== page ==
The latest local news story features a woman whining about the money she clearly expected to get. Why? She wasn’t physically injured. She claims “people aren’t who they used to be”. Please. If you get in a fender bender you’re not who you used to be. I’ve been rear-ended twice and you’d better believe that if I have to stop suddenly, I look in my rearview mirror or try to get to the shoulder immediately, so I can avoid a direct hit. Life changes you, every day.

Another woman claims helicopters are now a trigger. Come on! How much do you want for that one, hon? Ask a combat veteran how they handle the trauma of seeing a helicopter.

There was another guy making the news who claims to have been living in his car since October 1 because he was so traumatized over the last few months. When you put different people in the same situation, you will have different outcomes. It’s just a fact. You’re not going to make every person whole by giving them money.

A few years ago I was at the San Diego Zoo on the bus tour. Three kids, maybe six to eight years old, were standing in front of the elephant exhibit watching the elephants eat. Without warning, the elephant picked up his trunk and blasted the kids with water like a firehose. It was hilarious. Two of the kids thought so too, and were laughing. The third kid was hysterical and clearly traumatized. Should the Zoo give HER a check, because she couldn’t handle something the other kids could? She might be terrified of zoo animals forever, like people who are bitten by dogs at a young age sometimes are.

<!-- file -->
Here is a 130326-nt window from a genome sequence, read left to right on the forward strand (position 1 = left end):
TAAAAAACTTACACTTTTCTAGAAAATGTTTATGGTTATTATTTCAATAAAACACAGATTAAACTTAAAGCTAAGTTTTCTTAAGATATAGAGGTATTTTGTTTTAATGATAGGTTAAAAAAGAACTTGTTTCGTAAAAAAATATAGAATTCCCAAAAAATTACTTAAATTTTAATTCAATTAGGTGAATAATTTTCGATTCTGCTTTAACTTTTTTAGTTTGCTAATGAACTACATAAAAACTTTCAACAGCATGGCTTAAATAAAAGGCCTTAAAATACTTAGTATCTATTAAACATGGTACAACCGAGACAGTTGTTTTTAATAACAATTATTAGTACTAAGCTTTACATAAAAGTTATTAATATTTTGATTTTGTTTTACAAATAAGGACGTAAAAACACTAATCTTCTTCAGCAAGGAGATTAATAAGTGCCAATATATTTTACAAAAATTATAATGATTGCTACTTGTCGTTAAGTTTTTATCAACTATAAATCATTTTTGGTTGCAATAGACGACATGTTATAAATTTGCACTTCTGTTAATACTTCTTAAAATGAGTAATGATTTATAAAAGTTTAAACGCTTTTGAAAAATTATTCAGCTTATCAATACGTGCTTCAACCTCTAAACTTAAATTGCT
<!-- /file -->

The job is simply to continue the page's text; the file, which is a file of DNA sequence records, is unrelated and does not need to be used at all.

Yes, it is the same thing. Imagine what our service members have to see or experience in combat. Imagine what homicide investigators, paramedics and child abuse investigators have to see every day. I have a friend who had to investigate the murder of a child when he has kids the same age. You could argue that he signed up for the job, and that’s true, but people go through things. Life is tough. People used to tough it out. Now everyone wants a band-aid in the form of a check.

How much should we give you because you’re “not the same person” mentally? A thousand dollars? A million? Enough so you never have to work again? A lifetime supply of anti-depressants? The money in the Victims’ Funds should go to people with permanent injuries first, some of whom will need lifetime care, then to people who were injured but will recover, and so on. But not people who can’t handle life.

It would be great if everyone’s medical bills could be covered, but with Obamacare, I’m sure that won’t be an issue, right?

If you’re living in in your car because of one event, you were headed there anyway, and it’s way too late for a check.

Heidi Harris